This new funding marks the fourth round of grants for the Choose Ohio First program under Governor Mike DeWine’s administration. It creates new scholarship opportunities across the state, including at several schools new to the program. The Choose Ohio First scholarship program began in 2008 in an effort to increase the number of Ohio students enrolling in and successfully completing STEM programs at Ohio’s public and independent colleges and universities.
Also In December, Governor DeWine and Lt. Governor Jon Husted announced $88 million in state support for 123 brownfield remediation projects that will help clean up hazardous and underutilized sites throughout the state. The Ohio Department of Development is funding the awards through the Ohio Brownfield Remediation Program, which is designed to clean up and prepare hazardous brownfield sites for redevelopment. This is expected to help local communities clean up or assess 123 contaminated properties across 35 Ohio counties. This followed grants totaling $242 million announced earlier in 2022.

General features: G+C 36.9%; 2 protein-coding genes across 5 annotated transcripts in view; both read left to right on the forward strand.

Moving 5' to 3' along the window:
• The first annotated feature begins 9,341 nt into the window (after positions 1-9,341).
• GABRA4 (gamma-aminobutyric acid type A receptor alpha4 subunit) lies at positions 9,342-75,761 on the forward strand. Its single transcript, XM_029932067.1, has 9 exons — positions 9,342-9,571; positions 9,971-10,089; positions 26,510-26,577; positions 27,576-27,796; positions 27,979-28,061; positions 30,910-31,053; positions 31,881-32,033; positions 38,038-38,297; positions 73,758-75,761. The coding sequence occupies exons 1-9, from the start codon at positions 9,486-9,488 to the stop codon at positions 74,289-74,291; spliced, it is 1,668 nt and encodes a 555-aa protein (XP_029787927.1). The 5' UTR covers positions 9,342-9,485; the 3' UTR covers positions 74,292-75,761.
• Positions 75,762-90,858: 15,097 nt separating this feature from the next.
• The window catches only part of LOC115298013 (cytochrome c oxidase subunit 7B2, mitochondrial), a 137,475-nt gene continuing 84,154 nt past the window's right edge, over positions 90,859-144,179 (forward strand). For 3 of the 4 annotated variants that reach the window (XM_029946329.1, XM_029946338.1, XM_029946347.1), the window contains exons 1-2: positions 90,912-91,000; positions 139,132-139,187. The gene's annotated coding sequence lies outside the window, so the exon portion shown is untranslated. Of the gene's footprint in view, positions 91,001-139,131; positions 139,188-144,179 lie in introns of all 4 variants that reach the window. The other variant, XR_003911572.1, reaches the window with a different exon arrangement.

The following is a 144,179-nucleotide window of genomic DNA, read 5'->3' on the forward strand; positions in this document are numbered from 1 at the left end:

The Brownfield Remediation Program is part of Governor DeWine’s Ohio BUILDS Initiative, which focuses on supporting targeted solutions that impact quality of life, such as water infrastructure improvements, broadband expansion, brownfield redevelopment, the demolition of blighted buildings.
Meanwhile, transportation in the state got a boost with five new airlines coming to Ohio in 2022. Collectively, the cities of Cleveland, Cincinnati, and Columbus added 20 nonstop domestic routes.
Ohio: Business Savvy Put To Work
Much is written in economic publications about fostering business-friendly environments. The metrics vary, but tax policy, regulatory posture, incentives, cost of doing business, workforce readiness, and infrastructure loom large. Still, the ultimate litmus test for whether a state truly welcomes business activity is success in attracting diverse industries.